Global Holdings Port Nassau development
By MORGAN ADDERLEY
Tribune Staff Reporter
GLOBAL Ports Holding’s goal for Prince George Wharf is to transform the area into a “state-of-the-art port and waterfront destination” that will feature a Junkanoo museum, open air amphitheatre, and laser light shows.
The government has selected the company’s $250m bid to redevelop Prince George Wharf. Global Ports Holding has recently released a nearly 10-minute long video depicting the company’s vision for the area.
Of the decision, Bahamas Institute of Chartered Accountants president Gowon Bowe said yesterday private management is “certainly a positive” thing, noting the Lynden Pindling International Airport is a “successful model” of what can occur when the right team is deployed to “run an effective” transportation port.
“This project marks the beginning of a new Bahamian success story,” Mehmet Kutman, chairman of Global Ports Holding said in a press release.
“We have a shared mission – to turn the port and downtown Nassau into a popular, world-class waterfront destination for visitors and Bahamians to enjoy,” he continued, underscoring the importance of Bahamians benefiting from the cruise industry.
The video depicts a modern and technologically advanced gorgeous vision of the area, which has been dubbed “Port Nassau” and “a cruise destination unlike any other.”
“From the moment (visitors) arrive they will experience bright, unique, and modern design…and a fantastic modern waterfront to rival any, anywhere,” the video states.
“Large, LED digital signage promoting the Bahamas and all it has to offer. Wonderful, open, upscale restaurants. It will have unique architectural features that will make Port Nassau iconic as a cruise destination.”
Kiosks will be created for current vendors while a Junkanoo museum will be established “that can showcase the history and culture of The Bahamas with its own multimedia show,” it was noted.
Another feature will be a large open air amphitheatre which will feature local and international activities, concerts, and shows, all of which “will create special incentives for the cruise lines to stay in port longer.”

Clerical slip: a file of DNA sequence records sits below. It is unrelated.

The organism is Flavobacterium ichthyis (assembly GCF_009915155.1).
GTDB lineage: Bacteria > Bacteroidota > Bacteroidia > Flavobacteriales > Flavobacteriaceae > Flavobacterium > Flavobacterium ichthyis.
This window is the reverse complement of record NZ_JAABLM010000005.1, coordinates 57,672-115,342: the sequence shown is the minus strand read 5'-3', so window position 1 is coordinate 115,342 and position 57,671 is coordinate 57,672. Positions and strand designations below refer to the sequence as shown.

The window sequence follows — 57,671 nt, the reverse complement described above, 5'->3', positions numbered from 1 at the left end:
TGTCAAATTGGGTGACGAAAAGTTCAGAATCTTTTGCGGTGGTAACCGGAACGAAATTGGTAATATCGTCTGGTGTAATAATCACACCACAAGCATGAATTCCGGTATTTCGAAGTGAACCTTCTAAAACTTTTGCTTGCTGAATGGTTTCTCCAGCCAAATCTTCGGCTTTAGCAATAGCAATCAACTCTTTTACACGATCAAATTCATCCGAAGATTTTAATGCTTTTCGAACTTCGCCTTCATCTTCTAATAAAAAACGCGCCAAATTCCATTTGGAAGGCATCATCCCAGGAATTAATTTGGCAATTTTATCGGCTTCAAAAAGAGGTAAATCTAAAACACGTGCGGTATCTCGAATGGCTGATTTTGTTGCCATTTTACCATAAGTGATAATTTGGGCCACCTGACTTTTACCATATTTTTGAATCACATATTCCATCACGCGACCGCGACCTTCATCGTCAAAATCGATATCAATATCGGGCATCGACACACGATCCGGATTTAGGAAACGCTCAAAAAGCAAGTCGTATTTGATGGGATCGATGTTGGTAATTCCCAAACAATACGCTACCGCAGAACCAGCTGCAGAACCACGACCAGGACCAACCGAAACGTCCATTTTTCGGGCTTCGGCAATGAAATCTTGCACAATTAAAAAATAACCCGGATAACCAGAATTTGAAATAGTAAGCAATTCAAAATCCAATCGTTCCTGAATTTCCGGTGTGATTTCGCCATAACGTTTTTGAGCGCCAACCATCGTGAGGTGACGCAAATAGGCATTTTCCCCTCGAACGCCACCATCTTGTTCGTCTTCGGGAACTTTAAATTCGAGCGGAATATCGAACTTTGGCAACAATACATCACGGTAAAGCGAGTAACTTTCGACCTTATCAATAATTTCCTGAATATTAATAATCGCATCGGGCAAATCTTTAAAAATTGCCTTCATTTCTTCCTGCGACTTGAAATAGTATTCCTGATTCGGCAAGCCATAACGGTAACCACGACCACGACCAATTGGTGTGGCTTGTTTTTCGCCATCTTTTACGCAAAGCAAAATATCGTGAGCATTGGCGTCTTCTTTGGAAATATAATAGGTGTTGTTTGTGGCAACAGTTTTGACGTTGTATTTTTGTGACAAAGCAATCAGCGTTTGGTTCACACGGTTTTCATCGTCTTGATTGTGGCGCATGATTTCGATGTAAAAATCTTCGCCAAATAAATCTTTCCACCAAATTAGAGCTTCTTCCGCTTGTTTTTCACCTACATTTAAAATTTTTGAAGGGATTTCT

A tram service also will be included that will improve the trip into and out of the port.
“Nighttime is a special time at Port Nassau with laser light shows, illuminated structures, walkways, activities, and will be something passengers will not want to miss and cruise ships will want to offer,” the video continues.
The video also highlights the intended impact the port will have on Bay Street.
“Bay Street itself will be revitalised, with new lighting, landscaping, and monumental structures linking Bay Street to its waterfront and will be part of an enhanced port design,” it says.
Laverne Crawley, VP of the Straw Business Persons Society noted this will allow for stores downtown to be open “until even if it’s midnight.”
“I think that’s exciting and that can do more for the economic development of our country,” she said.
While Mr Bowe described the video as a public relations effort, he underscored the technical work which was done.
“I think ultimately we know that there was an actual request for proposals with several responses coming in,” Mr Bowe said. “And looking at the press release by the minister, it appears that what they have done is considered the technical capabilities as well as financial aspects of the project and sought to engage the most attractive along those two lines.
“I think when we look at the actual cruise port in its current form and shape, we know that there’s not a choice but to effectively advance its development and effectively bring a tourism product that is worthy of what we call the Bahamas as it was once known.
“And so from that perspective, looking towards private management is certainly a positive because we’ve seen challenges in areas where government, which is really not tasked or skilled to manage…most enterprises of the like, certainly will be a benefit to the actual cruise port.
“And when we look at the airport, in terms of the Lynden Pindling International Airport, there’s already a successful model and depiction of what can take place when the right skills and team is deployed to actually run an effective transportation port.”
Mr Bowe also said it will be important to understand the basis upon which negotiations are taking place.
“There was mention of 25-year concessions, and we would want or wish to know if this is a management contract, why would there be the need for concessions or what are the nature of concessions effectively if the port remains owned by the government of the Bahamas and ultimately the people of the Bahamas (then) any concessions as it relates to capital acquisition and purchases would remain with the actual government and the people.”
Mr Bowe also called for the government to “mediate” the standoff between the cruise lines and cruise port operators.
“Because ultimately both are key stakeholders that are going to be necessary to the successful progress or the successful implementation of this new port design. And from that perspective you can’t have two of the principle players at odds (and) there needs to be very clear rules of engagement.
“Certainly, one is the buyer, one is the seller, and from that perspective it needs to be just clear that there is no anti-competitive behaviour or use of power and might to try and force a particular outcome where those two parties are concerned.”